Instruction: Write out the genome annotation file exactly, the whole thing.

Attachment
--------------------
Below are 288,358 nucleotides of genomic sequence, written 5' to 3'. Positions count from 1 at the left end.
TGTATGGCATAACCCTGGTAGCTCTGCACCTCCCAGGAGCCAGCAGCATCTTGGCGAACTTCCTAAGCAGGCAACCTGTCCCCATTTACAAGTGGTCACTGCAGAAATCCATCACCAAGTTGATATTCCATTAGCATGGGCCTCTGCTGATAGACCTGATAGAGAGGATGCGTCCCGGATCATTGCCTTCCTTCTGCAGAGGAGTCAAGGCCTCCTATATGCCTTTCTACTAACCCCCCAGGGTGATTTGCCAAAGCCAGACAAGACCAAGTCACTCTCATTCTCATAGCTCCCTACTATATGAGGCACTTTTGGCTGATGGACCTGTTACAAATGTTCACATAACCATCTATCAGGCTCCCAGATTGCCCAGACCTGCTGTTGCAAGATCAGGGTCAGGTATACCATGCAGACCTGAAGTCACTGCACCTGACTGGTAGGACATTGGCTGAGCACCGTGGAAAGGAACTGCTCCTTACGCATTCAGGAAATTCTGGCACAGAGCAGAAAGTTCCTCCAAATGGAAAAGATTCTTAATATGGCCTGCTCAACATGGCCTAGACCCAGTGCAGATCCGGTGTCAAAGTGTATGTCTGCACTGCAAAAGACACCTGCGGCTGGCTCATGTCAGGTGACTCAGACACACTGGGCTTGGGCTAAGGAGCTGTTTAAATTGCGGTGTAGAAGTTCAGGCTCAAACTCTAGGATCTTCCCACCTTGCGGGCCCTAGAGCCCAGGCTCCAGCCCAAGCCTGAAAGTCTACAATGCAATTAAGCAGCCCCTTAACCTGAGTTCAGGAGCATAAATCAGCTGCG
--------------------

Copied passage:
Below are 288,358 nucleotides of genomic sequence, written 5' to 3'. Positions count from 1 at the left end.
TGTATGGCATAACCCTGGTAGCTCTGCACCTCCCAGGAGCCAGCAGCATCTTGGCGAACTTCCTAAGCAGGCAACCTGTCCCCATTTACAAGTGGTCACTGCAGAAATCCATCACCAAGTTGATATTCCATTAGCATGGGCCTCTGCTGATAGACCTGATAGAGAGGATGCGTCCCGGATCATTGCCTTCCTTCTGCAGAGGAGTCAAGGCCTCCTATATGCCTTTCTACTAACCCCCCAGGGTGATTTGCCAAAGCCAGACAAGACCAAGTCACTCTCATTCTCATAGCTCCCTACTATATGAGGCACTTTTGGCTGATGGACCTGTTACAAATGTTCACATAACCATCTATCAGGCTCCCAGATTGCCCAGACCTGCTGTTGCAAGATCAGGGTCAGGTATACCATGCAGACCTGAAGTCACTGCACCTGACTGGTAGGACATTGGCTGAGCACCGTGGAAAGGAACTGCTCCTTACGCATTCAGGAAATTCTGGCACAGAGCAGAAAGTTCCTCCAAATGGAAAAGATTCTTAATATGGCCTGCTCAACATGGCCTAGACCCAGTGCAGATCCGGTGTCAAAGTGTATGTCTGCACTGCAAAAGACACCTGCGGCTGGCTCATGTCAGGTGACTCAGACACACTGGGCTTGGGCTAAGGAGCTGTTTAAATTGCGGTGTAGAAGTTCAGGCTCAAACTCTAGGATCTTCCCACCTTGCGGGCCCTAGAGCCCAGGCTCCAGCCCAAGCCTGAAAGTCTACAATGCAATTAAGCAGCCCCTTAACCTGAGTTCAGGAGCATAAATCAGCTGCG